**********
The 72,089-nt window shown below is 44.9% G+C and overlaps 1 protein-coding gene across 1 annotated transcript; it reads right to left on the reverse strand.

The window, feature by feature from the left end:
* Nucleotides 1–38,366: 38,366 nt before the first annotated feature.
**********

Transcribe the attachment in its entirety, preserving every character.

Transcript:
The 72,089-nt window shown below is 44.9% G+C and overlaps 1 protein-coding gene across 1 annotated transcript; it reads right to left on the reverse strand.

The window, feature by feature from the left end:
* Nucleotides 1–38,366: 38,366 nt before the first annotated feature.